[x]n = [x]0.d1d2...dn-1dn, and the difference of [x]n–1 and [x]n amounts to [x]n - [x]n–1 = dn ⋅ 10-n < 10-n+1, which is either 0, if dn = 0, or gets arbitrarily small, when n tends to infinity. According to the definition of a limit, x is the limit of [x]n when n tends to infinity. This is written as x = lim n → ∞ [ x ] n textstyle ;x=lim _ nrightarrow infty [x]_ n ; or x = [x]0.d1d2...dn..., which is called an infinite decimal expansion of x. Conversely, for any integer [x]0 and any sequence of digits ( d n ) n = 1 ∞ textstyle ;(d_ n )_ n=1 ^ infty the (infinite) expression [x]0.d1d2...dn... is an infinite decimal expansion of a real number x. This expansion is unique if neither all dn are equal to 9 nor all dn are equal to 0 for n large enough (for all n greater than some natural number N). If all dn for n > N equal to 9 and [x]n = [x]0.d1d2...dn, the limit of the sequence ( [ x ] n ) n = 1 ∞ textstyle ;([x]_ n )_ n=1 ^ infty is the decimal fraction obtained by replacing the last digit that is not a 9, i.e.: dN, by dN + 1, and replacing all subsequent 9s by 0s (see 0.999...). Any such decimal fraction, i.e., dn = 0 for n > N, may be converted to its equivalent infinite decimal expansion by replacing dN by dN - 1, and replacing all subsequent 0s by 9s (see 0.999...). In summary, every real number that is not a decimal fraction has a unique infinite decimal expansion. Each decimal fraction has exactly two infinite decimal expansions, one containing only 0s after some place, which is obtained by the above definition of [x]n, and the other containing only 9s after some place, which is obtained by defining [x]n as the greatest number that is less than x, having exactly n digits after the decimal mark. Rational numbers[edit] Main article: Repeating decimal The long division allows computing the infinite decimal expansion of a rational number. If the rational number is a decimal fraction, the division stops eventually, producing a decimal numeral, which may be prolongated into an infinite expansion by adding infinitely many 0. If the rational number is not a decimal fraction, the division may continue indefinitely. However, as all successive remainder are less than the divisor, there are only a finite number of possible remainders, and after some place, the same sequence of digits must be repeated indefinitely in the quotient. That is, one has a repeating decimal. For example, 1/81 = 0.012345679012... (with 012345679 repeating). Conversely, every eventually repeating sequence of digit is the infinite decimal expansion of a rational number. This is a consequence of the fact that the recurring part of a decimal representation is, in fact, an infinite geometric series which will sum to a rational number. For example, 0.0123123123 … = 123 10000 ∑ k = 0 ∞ 0.001 k = 123 10000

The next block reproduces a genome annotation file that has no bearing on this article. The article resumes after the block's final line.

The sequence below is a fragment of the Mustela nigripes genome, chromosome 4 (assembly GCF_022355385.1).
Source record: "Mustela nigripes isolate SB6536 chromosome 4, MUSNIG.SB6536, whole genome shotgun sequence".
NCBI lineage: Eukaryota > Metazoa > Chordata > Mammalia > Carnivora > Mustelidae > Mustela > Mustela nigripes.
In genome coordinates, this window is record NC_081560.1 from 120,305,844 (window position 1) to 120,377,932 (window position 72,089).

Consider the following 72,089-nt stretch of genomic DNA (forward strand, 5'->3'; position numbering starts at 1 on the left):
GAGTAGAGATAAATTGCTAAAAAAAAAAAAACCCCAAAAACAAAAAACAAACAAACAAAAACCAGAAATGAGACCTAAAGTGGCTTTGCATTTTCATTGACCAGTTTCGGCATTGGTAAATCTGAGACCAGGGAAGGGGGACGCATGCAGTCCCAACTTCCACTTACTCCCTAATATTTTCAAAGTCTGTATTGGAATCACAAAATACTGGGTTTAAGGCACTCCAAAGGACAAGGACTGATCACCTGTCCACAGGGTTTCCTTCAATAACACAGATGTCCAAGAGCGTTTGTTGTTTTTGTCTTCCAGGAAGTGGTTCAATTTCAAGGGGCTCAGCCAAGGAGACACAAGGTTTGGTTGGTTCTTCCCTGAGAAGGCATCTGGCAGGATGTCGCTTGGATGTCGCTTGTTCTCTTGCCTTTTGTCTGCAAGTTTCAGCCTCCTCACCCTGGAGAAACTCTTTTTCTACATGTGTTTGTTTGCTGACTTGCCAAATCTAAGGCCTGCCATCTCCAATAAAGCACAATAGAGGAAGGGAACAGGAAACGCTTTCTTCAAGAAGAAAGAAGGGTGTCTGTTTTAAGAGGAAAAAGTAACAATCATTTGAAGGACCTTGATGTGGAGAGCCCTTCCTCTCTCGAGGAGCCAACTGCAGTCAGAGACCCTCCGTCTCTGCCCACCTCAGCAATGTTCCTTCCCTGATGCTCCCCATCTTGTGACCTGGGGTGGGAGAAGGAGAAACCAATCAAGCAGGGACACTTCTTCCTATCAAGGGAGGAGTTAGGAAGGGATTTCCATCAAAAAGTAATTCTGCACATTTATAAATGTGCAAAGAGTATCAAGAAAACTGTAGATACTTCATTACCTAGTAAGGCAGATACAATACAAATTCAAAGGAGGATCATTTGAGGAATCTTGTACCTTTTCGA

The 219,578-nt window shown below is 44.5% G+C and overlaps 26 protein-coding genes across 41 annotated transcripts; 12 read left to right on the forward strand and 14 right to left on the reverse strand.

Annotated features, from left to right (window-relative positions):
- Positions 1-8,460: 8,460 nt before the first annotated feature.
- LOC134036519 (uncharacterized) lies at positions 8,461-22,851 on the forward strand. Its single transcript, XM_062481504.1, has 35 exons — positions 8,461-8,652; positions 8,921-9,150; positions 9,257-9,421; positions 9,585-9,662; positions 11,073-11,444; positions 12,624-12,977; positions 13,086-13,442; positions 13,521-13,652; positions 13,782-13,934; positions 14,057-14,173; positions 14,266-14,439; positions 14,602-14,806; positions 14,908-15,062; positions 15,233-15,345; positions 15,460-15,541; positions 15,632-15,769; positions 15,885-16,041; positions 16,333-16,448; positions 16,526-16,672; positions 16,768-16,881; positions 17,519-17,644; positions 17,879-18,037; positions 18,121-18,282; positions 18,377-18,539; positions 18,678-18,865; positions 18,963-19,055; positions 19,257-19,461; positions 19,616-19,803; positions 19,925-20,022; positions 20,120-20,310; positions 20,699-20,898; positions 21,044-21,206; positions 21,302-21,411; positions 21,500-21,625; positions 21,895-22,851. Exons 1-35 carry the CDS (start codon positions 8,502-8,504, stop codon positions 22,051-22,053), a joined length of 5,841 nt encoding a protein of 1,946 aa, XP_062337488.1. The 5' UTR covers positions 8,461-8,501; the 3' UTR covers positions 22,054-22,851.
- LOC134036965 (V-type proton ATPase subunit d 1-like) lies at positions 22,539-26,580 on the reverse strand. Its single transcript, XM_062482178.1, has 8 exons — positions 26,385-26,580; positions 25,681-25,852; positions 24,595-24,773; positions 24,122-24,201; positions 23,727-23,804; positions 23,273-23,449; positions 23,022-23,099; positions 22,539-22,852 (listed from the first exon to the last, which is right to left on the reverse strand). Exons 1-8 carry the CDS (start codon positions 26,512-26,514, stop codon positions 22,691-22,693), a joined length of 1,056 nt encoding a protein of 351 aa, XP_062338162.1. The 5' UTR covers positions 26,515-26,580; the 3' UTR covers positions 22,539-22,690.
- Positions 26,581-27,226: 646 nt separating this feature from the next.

1 1 − 0.001 = 123 9990 = 41 3330 displaystyle 0.0123123123ldots = frac 123 10000 sum _ k=0 ^ infty 0.001^ k = frac 123 10000 frac 1 1-0.001 = frac 123 9990 = frac 41 3330
Diagram of the world's earliest multiplication table (c. 305 BC) from
the
Modern computer hardware and software systems commonly use a binary
representation internally (although many early computers, such as the
10 displaystyle 10 have no finite binary fractional representation; and is generally
impossible for multiplication (or division).[10][11] See
The world's earliest decimal multiplication table was made from bamboo
slips, dating from 305 BC, during the
Many ancient cultures calculated with numerals based on ten, sometimes
argued due to human hands typically having ten digits.[12]
Standardized weights used in
The world's earliest positional decimal system Upper row vertical form Lower row horizontal form History of decimal fractions[edit] counting rod decimal fraction 1/7
寸 , meaning 寸 096644 [27]
J. Lennart Berggren notes that positional decimal fractions appear for
the first time in a book by the Arab mathematician Abu'l-Hasan
al-Uqlidisi written in the 10th century.[28] The Jewish mathematician
A forerunner of modern European decimal notation was introduced by
Units of information shannon or bit (base 2) nat (base e) hartley, ban or dit (base 10) qubit (quantum) v t e Some cultures do, or did, use other bases of numbers.
See also[edit] Algorism
Binary-coded decimal
References[edit] ^ The History of Arithmetic, Louis Charles Karpinski, 200pp, Rand
McNally & Company, 1925.
^
External links[edit]